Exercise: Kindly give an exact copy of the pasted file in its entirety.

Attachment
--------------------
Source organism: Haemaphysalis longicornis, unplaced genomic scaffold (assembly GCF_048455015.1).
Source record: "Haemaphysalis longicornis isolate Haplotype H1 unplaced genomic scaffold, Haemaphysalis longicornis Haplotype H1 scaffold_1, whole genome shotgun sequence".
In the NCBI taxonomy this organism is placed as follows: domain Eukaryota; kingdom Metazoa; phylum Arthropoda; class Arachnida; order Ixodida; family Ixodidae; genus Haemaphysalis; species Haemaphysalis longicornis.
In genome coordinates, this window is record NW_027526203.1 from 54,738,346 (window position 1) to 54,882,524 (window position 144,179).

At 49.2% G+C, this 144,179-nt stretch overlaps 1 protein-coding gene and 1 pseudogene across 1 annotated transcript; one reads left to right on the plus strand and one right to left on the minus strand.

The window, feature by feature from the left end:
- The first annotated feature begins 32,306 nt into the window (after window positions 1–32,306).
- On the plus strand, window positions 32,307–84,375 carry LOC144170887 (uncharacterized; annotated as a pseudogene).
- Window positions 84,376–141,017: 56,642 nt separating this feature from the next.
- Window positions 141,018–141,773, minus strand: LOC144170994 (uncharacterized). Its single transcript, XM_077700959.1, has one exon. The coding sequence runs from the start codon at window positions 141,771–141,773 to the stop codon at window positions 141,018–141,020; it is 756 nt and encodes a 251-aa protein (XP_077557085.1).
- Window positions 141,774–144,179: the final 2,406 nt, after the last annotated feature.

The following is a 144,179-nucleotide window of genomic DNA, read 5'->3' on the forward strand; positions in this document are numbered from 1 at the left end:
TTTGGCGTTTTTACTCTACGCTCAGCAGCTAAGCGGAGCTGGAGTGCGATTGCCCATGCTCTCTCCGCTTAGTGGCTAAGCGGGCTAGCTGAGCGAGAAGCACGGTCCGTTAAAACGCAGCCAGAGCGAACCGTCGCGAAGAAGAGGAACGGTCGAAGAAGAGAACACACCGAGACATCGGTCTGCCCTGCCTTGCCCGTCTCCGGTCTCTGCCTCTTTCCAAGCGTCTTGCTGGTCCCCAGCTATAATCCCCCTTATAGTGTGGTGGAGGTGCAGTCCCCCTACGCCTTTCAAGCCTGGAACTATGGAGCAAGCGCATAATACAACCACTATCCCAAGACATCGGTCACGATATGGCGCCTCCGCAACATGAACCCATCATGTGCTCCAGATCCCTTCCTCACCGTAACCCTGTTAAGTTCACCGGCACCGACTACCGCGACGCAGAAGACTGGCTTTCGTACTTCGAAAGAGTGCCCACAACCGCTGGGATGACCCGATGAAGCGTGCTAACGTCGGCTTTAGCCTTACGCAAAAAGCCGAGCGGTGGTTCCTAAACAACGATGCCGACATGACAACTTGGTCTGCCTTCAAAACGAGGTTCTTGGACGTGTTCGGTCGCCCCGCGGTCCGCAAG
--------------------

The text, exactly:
Source organism: Haemaphysalis longicornis, unplaced genomic scaffold (assembly GCF_048455015.1).
Source record: "Haemaphysalis longicornis isolate Haplotype H1 unplaced genomic scaffold, Haemaphysalis longicornis Haplotype H1 scaffold_1, whole genome shotgun sequence".
In the NCBI taxonomy this organism is placed as follows: domain Eukaryota; kingdom Metazoa; phylum Arthropoda; class Arachnida; order Ixodida; family Ixodidae; genus Haemaphysalis; species Haemaphysalis longicornis.
In genome coordinates, this window is record NW_027526203.1 from 54,738,346 (window position 1) to 54,882,524 (window position 144,179).

At 49.2% G+C, this 144,179-nt stretch overlaps 1 protein-coding gene and 1 pseudogene across 1 annotated transcript; one reads left to right on the plus strand and one right to left on the minus strand.

The window, feature by feature from the left end:
- The first annotated feature begins 32,306 nt into the window (after window positions 1–32,306).
- On the plus strand, window positions 32,307–84,375 carry LOC144170887 (uncharacterized; annotated as a pseudogene).
- Window positions 84,376–141,017: 56,642 nt separating this feature from the next.
- Window positions 141,018–141,773, minus strand: LOC144170994 (uncharacterized). Its single transcript, XM_077700959.1, has one exon. The coding sequence runs from the start codon at window positions 141,771–141,773 to the stop codon at window positions 141,018–141,020; it is 756 nt and encodes a 251-aa protein (XP_077557085.1).
- Window positions 141,774–144,179: the final 2,406 nt, after the last annotated feature.

The following is a 144,179-nucleotide window of genomic DNA, read 5'->3' on the forward strand; positions in this document are numbered from 1 at the left end:
TTTGGCGTTTTTACTCTACGCTCAGCAGCTAAGCGGAGCTGGAGTGCGATTGCCCATGCTCTCTCCGCTTAGTGGCTAAGCGGGCTAGCTGAGCGAGAAGCACGGTCCGTTAAAACGCAGCCAGAGCGAACCGTCGCGAAGAAGAGGAACGGTCGAAGAAGAGAACACACCGAGACATCGGTCTGCCCTGCCTTGCCCGTCTCCGGTCTCTGCCTCTTTCCAAGCGTCTTGCTGGTCCCCAGCTATAATCCCCCTTATAGTGTGGTGGAGGTGCAGTCCCCCTACGCCTTTCAAGCCTGGAACTATGGAGCAAGCGCATAATACAACCACTATCCCAAGACATCGGTCACGATATGGCGCCTCCGCAACATGAACCCATCATGTGCTCCAGATCCCTTCCTCACCGTAACCCTGTTAAGTTCACCGGCACCGACTACCGCGACGCAGAAGACTGGCTTTCGTACTTCGAAAGAGTGCCCACAACCGCTGGGATGACCCGATGAAGCGTGCTAACGTCGGCTTTAGCCTTACGCAAAAAGCCGAGCGGTGGTTCCTAAACAACGATGCCGACATGACAACTTGGTCTGCCTTCAAAACGAGGTTCTTGGACGTGTTCGGTCGCCCCGCGGTCCGCAAG